So today is 11/11/11. I’ve never paid much attention to these significant dates. I mean, I didn’t notice when it was 10/10/10 or 9/9/9, etc. But something about the 11 sequence is intriguing. Eleven has always been one of those numbers for me, like 3 and 7. Prime numbers. I don’t mean to imply that I’m deeply into numerology or anything like that, but there is a certain elegance in numbers, one that has always eluded my right-brained thinking.

Rose of Galaxies (Arp273) (NASA, ESA, and the Hubble Heritage Team)

I’ve never had a deep affinity for math, except for geometry, which I love to this day, but the idea of trying to determine the next number in the sequence of pi does not fascinate me; just as I’m certain that people interested in calculating pi are not necessarily interested in words in the same way that I am. Nevertheless, I respect numbers, am intrigued by sequences, find the complexity of it all rather mysterious.

Take the Fibonacci sequence (1, 1, 2, 3, 5, 8, 13, 21, etc.), which intrigued me before Dan Brown employed it. I wrote a post about the Golden Mean a couple of years ago. What I find most fascinating about the Fibonacci sequence is its appearance in nature: the perfect blending of science and art, the means and the method. Am I rambling? Probably.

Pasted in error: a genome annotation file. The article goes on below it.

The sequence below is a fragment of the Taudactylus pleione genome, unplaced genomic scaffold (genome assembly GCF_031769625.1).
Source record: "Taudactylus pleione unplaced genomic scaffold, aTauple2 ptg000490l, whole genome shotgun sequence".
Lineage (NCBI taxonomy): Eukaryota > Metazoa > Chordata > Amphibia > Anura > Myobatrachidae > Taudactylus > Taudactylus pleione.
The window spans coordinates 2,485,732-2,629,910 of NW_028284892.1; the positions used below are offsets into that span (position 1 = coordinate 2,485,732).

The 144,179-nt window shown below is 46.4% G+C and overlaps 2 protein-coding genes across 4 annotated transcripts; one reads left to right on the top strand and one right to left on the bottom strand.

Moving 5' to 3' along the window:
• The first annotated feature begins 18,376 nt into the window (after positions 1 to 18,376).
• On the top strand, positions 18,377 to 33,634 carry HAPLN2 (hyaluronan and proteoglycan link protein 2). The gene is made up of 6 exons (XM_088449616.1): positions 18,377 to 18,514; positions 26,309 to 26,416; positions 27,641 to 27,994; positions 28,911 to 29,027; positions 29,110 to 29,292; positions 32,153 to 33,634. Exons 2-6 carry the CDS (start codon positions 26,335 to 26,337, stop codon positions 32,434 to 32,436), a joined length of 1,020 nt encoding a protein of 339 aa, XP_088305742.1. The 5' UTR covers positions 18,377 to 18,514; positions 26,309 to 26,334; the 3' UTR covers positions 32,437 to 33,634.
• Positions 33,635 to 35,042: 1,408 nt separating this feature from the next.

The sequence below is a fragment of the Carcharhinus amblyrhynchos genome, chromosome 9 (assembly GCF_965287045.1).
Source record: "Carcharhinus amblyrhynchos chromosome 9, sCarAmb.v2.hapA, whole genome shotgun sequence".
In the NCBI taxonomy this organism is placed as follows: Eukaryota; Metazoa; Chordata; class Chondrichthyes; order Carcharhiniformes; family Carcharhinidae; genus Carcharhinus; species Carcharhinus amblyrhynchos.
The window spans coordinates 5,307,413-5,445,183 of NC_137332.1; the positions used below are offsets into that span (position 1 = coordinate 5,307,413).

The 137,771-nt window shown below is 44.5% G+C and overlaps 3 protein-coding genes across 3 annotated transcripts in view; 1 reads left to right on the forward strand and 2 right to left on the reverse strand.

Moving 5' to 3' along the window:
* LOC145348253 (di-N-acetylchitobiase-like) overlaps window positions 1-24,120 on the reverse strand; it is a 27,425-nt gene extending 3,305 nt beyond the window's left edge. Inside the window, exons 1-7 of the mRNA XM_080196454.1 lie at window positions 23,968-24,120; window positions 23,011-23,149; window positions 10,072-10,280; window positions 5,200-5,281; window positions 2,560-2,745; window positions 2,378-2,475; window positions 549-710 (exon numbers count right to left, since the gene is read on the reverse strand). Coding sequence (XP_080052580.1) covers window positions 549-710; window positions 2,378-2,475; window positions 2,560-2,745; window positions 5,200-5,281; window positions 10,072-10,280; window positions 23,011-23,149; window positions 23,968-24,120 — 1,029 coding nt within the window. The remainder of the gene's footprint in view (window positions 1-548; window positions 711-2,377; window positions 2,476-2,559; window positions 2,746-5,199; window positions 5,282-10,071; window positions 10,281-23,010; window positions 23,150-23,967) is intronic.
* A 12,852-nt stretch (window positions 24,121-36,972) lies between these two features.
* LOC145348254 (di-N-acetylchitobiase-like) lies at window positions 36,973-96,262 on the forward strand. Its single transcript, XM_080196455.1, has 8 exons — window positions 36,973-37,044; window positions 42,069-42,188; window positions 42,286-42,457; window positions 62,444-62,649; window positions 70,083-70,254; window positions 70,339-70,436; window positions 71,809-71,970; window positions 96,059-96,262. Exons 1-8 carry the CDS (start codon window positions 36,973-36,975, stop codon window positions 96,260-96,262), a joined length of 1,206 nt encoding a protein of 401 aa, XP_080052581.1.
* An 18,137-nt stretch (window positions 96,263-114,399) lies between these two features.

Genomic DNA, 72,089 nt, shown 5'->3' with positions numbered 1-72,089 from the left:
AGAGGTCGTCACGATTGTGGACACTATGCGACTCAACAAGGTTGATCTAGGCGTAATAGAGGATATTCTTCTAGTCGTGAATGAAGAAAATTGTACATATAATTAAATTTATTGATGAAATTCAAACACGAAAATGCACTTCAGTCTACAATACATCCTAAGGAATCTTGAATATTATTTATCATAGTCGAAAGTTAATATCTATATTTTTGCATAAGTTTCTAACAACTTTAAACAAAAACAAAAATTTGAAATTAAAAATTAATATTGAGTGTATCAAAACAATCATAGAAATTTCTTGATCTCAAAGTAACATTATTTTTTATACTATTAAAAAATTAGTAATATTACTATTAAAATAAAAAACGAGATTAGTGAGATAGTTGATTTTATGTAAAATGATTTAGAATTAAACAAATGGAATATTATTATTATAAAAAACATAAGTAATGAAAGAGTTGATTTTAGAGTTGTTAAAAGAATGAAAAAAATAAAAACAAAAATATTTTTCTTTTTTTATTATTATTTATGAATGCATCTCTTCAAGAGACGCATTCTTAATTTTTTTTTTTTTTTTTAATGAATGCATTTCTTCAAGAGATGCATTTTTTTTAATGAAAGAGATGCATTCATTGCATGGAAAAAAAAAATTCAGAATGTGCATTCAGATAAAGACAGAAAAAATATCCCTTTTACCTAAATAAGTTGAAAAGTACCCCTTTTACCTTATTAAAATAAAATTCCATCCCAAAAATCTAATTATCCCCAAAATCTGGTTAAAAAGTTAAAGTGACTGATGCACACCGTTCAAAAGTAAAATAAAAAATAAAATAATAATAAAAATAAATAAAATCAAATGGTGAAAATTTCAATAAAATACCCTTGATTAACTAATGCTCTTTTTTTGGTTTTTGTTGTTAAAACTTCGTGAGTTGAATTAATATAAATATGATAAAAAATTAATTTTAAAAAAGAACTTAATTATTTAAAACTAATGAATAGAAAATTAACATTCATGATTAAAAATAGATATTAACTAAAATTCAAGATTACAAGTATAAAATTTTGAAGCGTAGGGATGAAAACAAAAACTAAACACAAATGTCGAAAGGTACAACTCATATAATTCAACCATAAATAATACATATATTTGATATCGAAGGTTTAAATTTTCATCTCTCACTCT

I suppose it boils down to this: The mysterious, the truly mysterious has an explanation on one level, but remains mysterious on the other level. Consider the sunflower . . . Fibonacci. An aloe plant . . . Fibonacci. An artichoke . . . Fibonacci. Larger? Spiral galaxies.

Yes, the mind is zooming today, from one thing to another, no apparent connections. The only link is the mystery.

“Suddenly I began to find a strange meaning in old fairy-tales. Woods, rivers, mountains, became living beings. Mysterious life filled the night. With new interests and new expectations I began to dream again of distant travels” ~ P. D. Ouspensky

Actually, these things of which I am speaking are not so unrelated. Consider, I made the mistake of assigning Joseph Conrad’s Heart of Darkness to a class of freshmen. Ah, the follies of youth. I was a graduate student at Virginia Tech at the time. Now, of course, I realize that very few 18-year-olds know anything of the darkness that can lie at the heart, know little to nothing of the journeys we make into the unknown with little to guide us besides some vague idea of a mission.

Messier Galaxy (M101) Composite Hubble Image (NASA and ESA)